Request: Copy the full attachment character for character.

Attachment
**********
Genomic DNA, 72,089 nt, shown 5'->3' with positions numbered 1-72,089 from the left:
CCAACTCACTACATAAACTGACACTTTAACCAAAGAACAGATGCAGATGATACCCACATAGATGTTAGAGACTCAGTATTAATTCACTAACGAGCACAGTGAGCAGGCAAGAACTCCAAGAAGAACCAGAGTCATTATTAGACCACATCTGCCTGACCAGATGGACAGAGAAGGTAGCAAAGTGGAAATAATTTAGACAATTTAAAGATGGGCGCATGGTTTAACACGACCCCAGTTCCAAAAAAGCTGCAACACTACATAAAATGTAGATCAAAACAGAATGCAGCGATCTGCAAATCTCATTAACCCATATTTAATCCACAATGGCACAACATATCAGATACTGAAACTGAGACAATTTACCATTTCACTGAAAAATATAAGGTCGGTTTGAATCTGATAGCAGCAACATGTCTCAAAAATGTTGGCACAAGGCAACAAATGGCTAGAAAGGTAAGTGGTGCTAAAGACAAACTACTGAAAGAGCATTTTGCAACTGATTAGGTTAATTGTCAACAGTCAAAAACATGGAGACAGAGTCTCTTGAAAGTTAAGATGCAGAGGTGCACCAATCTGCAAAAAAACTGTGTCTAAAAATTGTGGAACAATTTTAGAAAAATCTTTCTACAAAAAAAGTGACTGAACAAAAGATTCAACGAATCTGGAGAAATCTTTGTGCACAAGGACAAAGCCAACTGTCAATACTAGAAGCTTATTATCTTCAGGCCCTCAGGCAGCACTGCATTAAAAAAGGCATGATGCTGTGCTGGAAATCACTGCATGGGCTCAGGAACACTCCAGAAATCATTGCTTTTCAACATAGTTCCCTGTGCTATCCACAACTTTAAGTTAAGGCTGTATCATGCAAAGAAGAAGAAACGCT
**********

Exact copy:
Genomic DNA, 72,089 nt, shown 5'->3' with positions numbered 1-72,089 from the left:
CCAACTCACTACATAAACTGACACTTTAACCAAAGAACAGATGCAGATGATACCCACATAGATGTTAGAGACTCAGTATTAATTCACTAACGAGCACAGTGAGCAGGCAAGAACTCCAAGAAGAACCAGAGTCATTATTAGACCACATCTGCCTGACCAGATGGACAGAGAAGGTAGCAAAGTGGAAATAATTTAGACAATTTAAAGATGGGCGCATGGTTTAACACGACCCCAGTTCCAAAAAAGCTGCAACACTACATAAAATGTAGATCAAAACAGAATGCAGCGATCTGCAAATCTCATTAACCCATATTTAATCCACAATGGCACAACATATCAGATACTGAAACTGAGACAATTTACCATTTCACTGAAAAATATAAGGTCGGTTTGAATCTGATAGCAGCAACATGTCTCAAAAATGTTGGCACAAGGCAACAAATGGCTAGAAAGGTAAGTGGTGCTAAAGACAAACTACTGAAAGAGCATTTTGCAACTGATTAGGTTAATTGTCAACAGTCAAAAACATGGAGACAGAGTCTCTTGAAAGTTAAGATGCAGAGGTGCACCAATCTGCAAAAAAACTGTGTCTAAAAATTGTGGAACAATTTTAGAAAAATCTTTCTACAAAAAAAGTGACTGAACAAAAGATTCAACGAATCTGGAGAAATCTTTGTGCACAAGGACAAAGCCAACTGTCAATACTAGAAGCTTATTATCTTCAGGCCCTCAGGCAGCACTGCATTAAAAAAGGCATGATGCTGTGCTGGAAATCACTGCATGGGCTCAGGAACACTCCAGAAATCATTGCTTTTCAACATAGTTCCCTGTGCTATCCACAACTTTAAGTTAAGGCTGTATCATGCAAAGAAGAAGAAACGCT